I like to start out with the Wx Underground extended forecast for that overall long range plan.

I follow up with the AOPA wx links and review freezing levels, IFR conditions and turbulence. You can also update TAF info for your route and destination airport. This planning helps me put together plan B and C outs that I had to use this past Thanksgiving flight.
As I get closer to the day of my flight I'll review each of the links mentioned above and add in the DUATS link.
One of the best information pages for wx, a one stop shop, Vans Airforce wx page covers just about everything you will need for flight planning.
On the day of departure I will review Skew T diagrams for all my planned stops and my emergency outs (the plan B). If you haven't used this product I strongly suggest you try it. There are Skew T training CD's available and some online courses. If you experiment with the graphs you can also look down the list of Altitudes with temps/dew points, wind direction and wind speed.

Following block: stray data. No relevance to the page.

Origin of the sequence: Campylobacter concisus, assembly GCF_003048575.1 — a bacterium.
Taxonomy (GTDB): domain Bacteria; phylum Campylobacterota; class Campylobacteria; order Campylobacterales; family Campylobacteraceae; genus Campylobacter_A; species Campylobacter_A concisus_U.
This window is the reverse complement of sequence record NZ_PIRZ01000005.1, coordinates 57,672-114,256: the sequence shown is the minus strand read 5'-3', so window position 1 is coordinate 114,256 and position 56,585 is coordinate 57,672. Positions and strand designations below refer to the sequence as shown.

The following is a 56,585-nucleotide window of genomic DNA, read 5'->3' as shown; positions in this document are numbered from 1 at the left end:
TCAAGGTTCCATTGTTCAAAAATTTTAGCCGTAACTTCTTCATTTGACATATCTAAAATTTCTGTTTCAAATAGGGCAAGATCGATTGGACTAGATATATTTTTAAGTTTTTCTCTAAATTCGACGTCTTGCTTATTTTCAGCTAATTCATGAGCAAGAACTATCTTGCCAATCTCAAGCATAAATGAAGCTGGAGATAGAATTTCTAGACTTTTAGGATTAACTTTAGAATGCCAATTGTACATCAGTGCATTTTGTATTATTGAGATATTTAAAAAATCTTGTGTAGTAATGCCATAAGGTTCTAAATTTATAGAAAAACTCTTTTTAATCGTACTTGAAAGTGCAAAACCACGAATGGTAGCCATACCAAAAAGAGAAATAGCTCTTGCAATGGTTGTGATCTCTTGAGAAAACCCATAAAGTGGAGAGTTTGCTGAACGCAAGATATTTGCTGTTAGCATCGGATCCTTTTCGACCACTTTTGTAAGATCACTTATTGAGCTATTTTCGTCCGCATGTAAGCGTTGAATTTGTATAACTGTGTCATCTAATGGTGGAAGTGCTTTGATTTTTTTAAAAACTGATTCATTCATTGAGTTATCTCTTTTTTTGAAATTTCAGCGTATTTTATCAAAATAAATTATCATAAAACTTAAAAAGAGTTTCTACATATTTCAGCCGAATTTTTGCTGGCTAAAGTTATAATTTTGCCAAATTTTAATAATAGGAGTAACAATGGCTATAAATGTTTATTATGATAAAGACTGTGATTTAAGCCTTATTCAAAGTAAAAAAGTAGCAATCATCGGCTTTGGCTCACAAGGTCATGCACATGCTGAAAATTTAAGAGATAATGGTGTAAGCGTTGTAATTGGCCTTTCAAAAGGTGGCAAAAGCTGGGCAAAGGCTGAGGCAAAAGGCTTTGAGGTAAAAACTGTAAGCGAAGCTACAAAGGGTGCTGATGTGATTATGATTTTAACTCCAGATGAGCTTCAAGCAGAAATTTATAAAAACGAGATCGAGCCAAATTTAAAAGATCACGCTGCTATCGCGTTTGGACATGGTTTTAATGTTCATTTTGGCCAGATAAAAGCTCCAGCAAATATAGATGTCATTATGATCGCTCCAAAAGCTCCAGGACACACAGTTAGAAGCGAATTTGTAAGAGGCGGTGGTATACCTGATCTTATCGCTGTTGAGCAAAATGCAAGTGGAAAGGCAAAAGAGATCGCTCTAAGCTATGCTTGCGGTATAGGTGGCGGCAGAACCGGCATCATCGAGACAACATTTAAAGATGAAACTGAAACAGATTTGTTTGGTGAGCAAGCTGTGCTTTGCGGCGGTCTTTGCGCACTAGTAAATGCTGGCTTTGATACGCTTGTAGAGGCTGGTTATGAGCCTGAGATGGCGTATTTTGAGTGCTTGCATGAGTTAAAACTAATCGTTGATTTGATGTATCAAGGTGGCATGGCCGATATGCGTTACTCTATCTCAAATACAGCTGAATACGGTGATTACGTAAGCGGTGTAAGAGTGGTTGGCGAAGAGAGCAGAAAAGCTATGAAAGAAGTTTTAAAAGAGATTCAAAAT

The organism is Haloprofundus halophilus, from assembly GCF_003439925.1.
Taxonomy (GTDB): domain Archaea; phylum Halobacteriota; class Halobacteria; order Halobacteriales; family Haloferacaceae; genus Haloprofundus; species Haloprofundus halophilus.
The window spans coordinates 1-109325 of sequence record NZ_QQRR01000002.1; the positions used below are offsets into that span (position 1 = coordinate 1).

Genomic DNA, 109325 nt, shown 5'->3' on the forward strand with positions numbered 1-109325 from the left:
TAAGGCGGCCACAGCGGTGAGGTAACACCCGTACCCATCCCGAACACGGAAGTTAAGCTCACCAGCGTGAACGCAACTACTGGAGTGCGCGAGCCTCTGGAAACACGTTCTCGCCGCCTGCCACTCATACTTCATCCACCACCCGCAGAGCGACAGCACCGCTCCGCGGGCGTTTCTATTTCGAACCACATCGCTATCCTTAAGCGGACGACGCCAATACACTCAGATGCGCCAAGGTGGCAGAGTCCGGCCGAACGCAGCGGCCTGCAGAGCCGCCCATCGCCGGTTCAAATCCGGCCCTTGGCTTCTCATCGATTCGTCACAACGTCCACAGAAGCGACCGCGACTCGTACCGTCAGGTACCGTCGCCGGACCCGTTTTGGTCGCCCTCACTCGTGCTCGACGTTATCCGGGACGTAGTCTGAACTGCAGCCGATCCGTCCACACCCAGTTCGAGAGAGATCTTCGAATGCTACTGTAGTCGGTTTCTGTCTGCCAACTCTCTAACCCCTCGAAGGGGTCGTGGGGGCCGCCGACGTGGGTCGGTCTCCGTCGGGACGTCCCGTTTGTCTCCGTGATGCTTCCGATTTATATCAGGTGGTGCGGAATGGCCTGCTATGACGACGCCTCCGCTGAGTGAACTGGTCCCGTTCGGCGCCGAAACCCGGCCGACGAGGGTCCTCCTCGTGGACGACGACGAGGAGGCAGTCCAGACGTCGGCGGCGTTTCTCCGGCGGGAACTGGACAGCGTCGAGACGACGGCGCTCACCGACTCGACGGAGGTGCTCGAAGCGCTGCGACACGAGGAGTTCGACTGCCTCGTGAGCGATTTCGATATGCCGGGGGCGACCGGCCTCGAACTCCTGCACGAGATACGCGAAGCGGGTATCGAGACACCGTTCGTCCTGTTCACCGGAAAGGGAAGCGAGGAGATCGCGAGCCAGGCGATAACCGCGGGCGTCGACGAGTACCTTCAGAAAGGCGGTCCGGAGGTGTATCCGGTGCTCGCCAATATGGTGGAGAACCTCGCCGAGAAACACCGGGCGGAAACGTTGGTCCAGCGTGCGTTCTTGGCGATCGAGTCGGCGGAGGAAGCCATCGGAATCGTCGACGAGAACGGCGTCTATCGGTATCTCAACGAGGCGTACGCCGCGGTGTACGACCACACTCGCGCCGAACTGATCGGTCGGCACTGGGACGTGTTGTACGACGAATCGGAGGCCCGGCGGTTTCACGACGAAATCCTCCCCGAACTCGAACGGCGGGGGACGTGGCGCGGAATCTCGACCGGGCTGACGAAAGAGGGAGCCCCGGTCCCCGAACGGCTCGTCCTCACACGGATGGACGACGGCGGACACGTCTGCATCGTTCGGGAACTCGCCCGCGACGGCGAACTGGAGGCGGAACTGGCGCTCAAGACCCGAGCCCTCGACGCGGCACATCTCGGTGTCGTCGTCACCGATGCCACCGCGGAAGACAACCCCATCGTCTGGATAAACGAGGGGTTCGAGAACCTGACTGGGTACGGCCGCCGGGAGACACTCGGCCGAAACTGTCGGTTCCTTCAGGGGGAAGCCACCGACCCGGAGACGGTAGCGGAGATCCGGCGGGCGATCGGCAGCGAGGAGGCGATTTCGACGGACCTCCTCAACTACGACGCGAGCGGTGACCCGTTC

I have also added in the NOAA wx page that provides a look at ceilings, winds, precip, and other useful info.
This is just an overview. I click through each of these pages everyday starting a week out, prior to my overnight trips. I try to get a feel for the wx patterns, where to look for what's coming in to the destination airport and how to flight plan my emergency outs.
The flight planning portion was covered in a previous post I put together back in December 2007 and Dave's post, Flight Planning, details a more current look at the tools available to each pilot and the process.
As a fellow pilot and keeper of a flight journal put it, "Trepidation over planning a trip to a new airport? Understandable. Concern over flying into an uncontrolled field? Understandable. But is it a justification for not going? No more so than planning a dinner at a new eatery on the far side of town. Like eating any pizza, you have to do it one bite at a time." Another great quote from Flights of the Mouse.

Monday, January 05, 2015

Book Review: My Year As an Alaskan Bush Pilot

What can I say, I'm addicted to reading everything I can find on the Alaskan Bush Pilots.
Robert Brantner spent a year flying the Alaskan bush, he shares his look into the everyday life of a pilot. Overall a good read, one hundred sixty pages that keep you interested and wanting to just knock it out.
I enjoyed the flying and stories related to the everyday routines of the seasoned pilots as well as the newbies. The minimum condition wx related flights peaked my interest. Robert's flying the edge of the envelope and how it affected his decision making skills on future flights made for good reading.